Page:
“I don’t want to suggest that there is an overt effort of racism that permeates medicine, but rather to articulate that over time, the place where people live reflects a disinvestment in their communities. Over time, the decision-making process reflects the absence of certain voices in the education, and the leadership, even in the generation of evidence,” Yancy said. “And then, up until recently, just the ability to access care based on having health insurance was a big challenge. And even now, what’s very interesting, is that we have less of a problem with uninsurance and more of a problem with under insurance.”

Experts say the mental toll of racism can cause depression.
Cynthia Greer
Experts say the mental toll of racism can cause depression.

What are the long-term effects of racism on people of color?

Experts say that racism can lead to depression, anxiety, headaches, back pain, high blood pressure, cardiovascular disease, and diabetes, among other conditions. It can also make preexisting conditions worse.

“We have to remember to bake in the idea that so many of us are living with chronic disease,” Jenkins explained. “So even the impact of stress in a healthy body looks totally different than people that are walking around with vascular-based diseases such as heart disease or diabetes or chronic kidney disease or respiratory diseases such as asthma.”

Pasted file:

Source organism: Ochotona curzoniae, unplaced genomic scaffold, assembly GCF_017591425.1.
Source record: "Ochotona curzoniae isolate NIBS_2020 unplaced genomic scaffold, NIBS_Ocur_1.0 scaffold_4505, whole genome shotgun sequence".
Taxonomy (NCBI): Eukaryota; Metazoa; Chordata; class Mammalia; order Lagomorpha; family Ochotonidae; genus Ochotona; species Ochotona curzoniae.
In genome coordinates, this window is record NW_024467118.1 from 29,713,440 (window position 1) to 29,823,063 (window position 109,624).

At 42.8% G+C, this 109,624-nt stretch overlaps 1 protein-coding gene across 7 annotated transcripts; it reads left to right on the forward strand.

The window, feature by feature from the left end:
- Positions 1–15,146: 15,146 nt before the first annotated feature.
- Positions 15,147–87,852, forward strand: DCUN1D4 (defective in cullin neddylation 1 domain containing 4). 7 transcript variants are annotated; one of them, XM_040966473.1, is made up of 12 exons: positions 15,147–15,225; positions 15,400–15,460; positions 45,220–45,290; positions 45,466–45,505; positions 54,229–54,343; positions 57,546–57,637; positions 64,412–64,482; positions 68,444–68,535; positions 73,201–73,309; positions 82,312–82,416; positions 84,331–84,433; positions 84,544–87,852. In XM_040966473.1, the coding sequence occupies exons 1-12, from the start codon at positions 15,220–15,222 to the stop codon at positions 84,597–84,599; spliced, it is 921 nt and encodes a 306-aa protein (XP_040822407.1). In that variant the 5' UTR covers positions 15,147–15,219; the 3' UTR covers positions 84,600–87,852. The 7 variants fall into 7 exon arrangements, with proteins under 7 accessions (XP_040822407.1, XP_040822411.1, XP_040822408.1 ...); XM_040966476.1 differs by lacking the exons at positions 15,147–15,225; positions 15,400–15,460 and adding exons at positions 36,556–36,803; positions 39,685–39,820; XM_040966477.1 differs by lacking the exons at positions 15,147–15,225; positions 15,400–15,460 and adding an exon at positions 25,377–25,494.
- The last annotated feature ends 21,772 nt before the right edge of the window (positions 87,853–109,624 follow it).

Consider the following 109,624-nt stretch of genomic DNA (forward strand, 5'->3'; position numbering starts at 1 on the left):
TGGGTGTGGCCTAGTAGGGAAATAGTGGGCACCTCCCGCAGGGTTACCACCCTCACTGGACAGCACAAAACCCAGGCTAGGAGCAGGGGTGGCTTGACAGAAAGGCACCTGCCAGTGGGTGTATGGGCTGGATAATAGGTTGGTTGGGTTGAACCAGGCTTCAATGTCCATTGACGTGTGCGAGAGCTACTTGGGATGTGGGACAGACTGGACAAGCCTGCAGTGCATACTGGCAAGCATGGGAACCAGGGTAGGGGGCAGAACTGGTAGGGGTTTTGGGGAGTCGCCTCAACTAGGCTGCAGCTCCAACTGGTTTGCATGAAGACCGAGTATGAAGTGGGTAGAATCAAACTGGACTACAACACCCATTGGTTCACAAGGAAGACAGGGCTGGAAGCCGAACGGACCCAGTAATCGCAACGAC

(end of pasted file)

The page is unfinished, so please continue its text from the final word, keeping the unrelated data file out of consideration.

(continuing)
What can people do?

For individuals experiencing or witnessing racism, it’s important, experts say, to develop wellness plans, monitor their own heart health closely, and exercise. Protesting and religious experiences, Jenkins said, can make people dealing with the stress of racism feel better.

Still, experts say, the necessary reforms go beyond people who’ve felt racism, and well beyond health-care centers; to address the racism, public policy and lawmakers would also need to address racial disparities in housing conditions, food insecurity, and transportation access — even sleep, Jenkins argues. Rest, he said, is “the ultimate sign of privilege, equity, and justice in this country,” and many people are losing sleep.

“We have got to reset our expectations and remember — this is more of an economic issue. This is more of an issue that goes well above the social,” Jenkins said. “And what we all got to do is lean into this moment.”

Work to address the heath disparities Harris said, has to be more than talk.

“We can all work together … the entire country, if you will, and all of the system,” Harris said. “And to look at, again, systemic racism and how that’s contributed. But we’ll need to continue the conversation with accountability and action.”